Jumpstart, a national supplemental preschool program, believes that part of the solution is to tackle this gap early on. Research agrees, as studies have shown that preschool can have long-term effects on learning. By the time they start kindergarten, children in low-income neighborhoods may already be behind their peers, a gap that widens over time.


The Jumpstart model combines volunteers, largely consisting of college students, and preschool classrooms to create an optimal learning environment. With activities like reading and “circle time,” the program aims to not only promote development in children but also to encourage a sense of community.

Just following its 20th anniversary, Jumpstart has come a long way since its New Haven origins in 1993. Today, the organization also heads numerous national campaigns to celebrate a love of reading and to advocate the importance of early education.

The achievement gap in the U.S. is one of the most prominent issues in education today. Although research indicators often focus on later statistics, such as high school graduation rates or SAT scores, the fight to close the gap can start much earlier. And so far, Jumpstart has been at the front lines of this battle.



Serena Yin graduated with a degree in English from Johns Hopkins University in 2013. She is joining the Washington Reading Corps to promote literacy in local schools. A New England native, she loves ballet, beaches, and hamburgers. When she’s not on the hunt for the nearest Starbucks, she’s working on realizing her lifelong dream of meeting J.K. Rowling.

A Homeless Bill of Rights: Necessary or Not?

Last year, Rhode Island lawmakers introduced a Homeless Bill of Rights, the first of its kind. Although homeless individuals receive some protection under federal law, such as the right to emergency medical care, there are currently no state laws which prohibit discrimination against the homeless.

With Connecticut legislature following suit, the idea behind the bill appears to have taken hold. However, opponents of the bill claim that the rights mentioned are already upheld in other parts of the law. Is it really necessary to reestablish similar rights specifically pertaining to the homeless?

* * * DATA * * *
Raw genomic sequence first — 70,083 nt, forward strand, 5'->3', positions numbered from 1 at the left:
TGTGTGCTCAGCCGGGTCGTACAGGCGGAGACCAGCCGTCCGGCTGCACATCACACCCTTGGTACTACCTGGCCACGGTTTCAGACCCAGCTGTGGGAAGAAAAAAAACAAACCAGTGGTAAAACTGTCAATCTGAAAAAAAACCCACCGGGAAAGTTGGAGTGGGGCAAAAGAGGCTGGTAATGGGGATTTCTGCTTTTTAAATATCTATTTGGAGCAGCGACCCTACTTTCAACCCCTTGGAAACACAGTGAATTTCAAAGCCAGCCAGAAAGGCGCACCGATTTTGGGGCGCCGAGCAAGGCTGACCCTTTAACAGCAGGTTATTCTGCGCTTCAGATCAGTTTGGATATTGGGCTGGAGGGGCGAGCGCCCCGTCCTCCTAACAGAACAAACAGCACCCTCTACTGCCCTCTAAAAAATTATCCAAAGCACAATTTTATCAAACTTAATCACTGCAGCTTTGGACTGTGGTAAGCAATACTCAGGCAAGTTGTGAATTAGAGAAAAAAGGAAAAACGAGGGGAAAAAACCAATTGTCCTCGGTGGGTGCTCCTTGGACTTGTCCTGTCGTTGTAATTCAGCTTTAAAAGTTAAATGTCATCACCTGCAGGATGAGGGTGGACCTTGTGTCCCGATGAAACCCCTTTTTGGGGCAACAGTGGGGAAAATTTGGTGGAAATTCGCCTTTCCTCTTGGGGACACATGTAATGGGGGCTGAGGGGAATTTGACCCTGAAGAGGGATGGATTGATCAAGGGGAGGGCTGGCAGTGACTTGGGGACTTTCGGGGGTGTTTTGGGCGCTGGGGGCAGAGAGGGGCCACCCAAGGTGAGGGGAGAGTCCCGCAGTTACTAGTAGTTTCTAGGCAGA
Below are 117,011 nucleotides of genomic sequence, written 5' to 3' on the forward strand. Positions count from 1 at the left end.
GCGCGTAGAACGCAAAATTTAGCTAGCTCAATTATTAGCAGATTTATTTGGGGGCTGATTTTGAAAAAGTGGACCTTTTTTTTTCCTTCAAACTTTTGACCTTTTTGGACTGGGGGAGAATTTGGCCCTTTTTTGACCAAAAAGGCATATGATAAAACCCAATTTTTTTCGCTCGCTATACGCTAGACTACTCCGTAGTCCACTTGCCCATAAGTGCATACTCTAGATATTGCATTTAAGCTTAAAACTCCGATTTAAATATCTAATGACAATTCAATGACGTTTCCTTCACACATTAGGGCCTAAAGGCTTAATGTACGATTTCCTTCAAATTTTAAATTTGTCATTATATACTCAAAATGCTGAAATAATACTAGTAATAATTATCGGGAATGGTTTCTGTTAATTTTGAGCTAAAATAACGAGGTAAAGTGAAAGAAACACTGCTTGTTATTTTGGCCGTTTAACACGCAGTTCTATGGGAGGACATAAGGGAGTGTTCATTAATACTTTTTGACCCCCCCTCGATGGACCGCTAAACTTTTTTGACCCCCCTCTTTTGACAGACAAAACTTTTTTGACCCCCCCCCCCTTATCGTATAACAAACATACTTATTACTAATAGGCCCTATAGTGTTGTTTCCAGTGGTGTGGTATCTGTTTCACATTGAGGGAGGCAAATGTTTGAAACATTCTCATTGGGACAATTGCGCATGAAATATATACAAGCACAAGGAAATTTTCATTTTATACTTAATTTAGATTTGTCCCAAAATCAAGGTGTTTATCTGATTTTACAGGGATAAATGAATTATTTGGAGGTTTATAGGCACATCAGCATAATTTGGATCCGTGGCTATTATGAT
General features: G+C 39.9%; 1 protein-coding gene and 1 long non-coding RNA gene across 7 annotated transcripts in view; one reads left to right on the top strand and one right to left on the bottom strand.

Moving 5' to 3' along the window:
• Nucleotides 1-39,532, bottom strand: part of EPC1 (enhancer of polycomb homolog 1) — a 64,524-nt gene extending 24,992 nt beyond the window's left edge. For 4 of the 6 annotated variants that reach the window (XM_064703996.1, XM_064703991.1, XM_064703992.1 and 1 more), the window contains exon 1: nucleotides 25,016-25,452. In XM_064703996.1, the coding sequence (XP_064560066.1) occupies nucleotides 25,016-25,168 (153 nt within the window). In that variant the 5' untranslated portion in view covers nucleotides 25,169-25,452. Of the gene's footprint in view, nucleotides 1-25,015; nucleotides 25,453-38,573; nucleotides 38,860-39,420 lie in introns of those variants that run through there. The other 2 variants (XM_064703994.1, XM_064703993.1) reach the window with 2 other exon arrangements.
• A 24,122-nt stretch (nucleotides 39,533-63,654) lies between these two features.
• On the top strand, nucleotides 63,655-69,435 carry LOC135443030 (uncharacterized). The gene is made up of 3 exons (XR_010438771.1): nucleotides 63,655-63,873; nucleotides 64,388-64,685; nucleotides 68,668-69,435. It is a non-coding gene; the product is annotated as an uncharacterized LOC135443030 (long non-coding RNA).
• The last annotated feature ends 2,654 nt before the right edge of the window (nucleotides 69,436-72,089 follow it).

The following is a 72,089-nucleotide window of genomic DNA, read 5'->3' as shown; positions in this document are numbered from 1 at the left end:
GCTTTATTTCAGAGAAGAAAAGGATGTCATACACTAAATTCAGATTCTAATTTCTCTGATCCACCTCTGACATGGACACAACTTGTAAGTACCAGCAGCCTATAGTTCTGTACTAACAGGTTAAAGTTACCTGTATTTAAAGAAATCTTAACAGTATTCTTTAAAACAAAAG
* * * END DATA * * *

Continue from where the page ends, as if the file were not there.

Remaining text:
Contrary to common belief, homelessness is not usually a permanent condition. Many people experience homelessness for a certain period of time as a result of the increase in unemployment or decline in public assistance. However, these people often report discrimination and harassment on the direct basis of their homelessness.

Living in Baltimore, I often heard disparaging remarks about “bums on the street” and their “laziness” that keeps them from jobs. One homeless man was, quite un-affectionately, deemed “crazy Mike” by students. This is not an uncommon phenomenon. Homeless people are often reduced to stereotypes defined by their homelessness.

In reality, once homeless, it is increasingly difficult to secure a job and other basic needs. Imagine applying for positions without the benefit of a computer or attending an interview without the appropriate attire.

Regardless of whether or not it can be effectively enforced, the Homeless Bill of Rights does well to draw attention to the prejudice that often accompanies being homeless. The bill reminds us that these people are still part of our community and should accordingly be afforded equal treatment under protection of the law.


Serena Yin graduated with a degree in English from Johns Hopkins University in 2013. She is joining the Washington Reading Corps to promote literacy in local schools. A New England native, she loves ballet, beaches, and hamburgers. When she’s not on the hunt for the nearest Starbucks, she’s working on realizing her lifelong dream of meeting J.K. Rowling.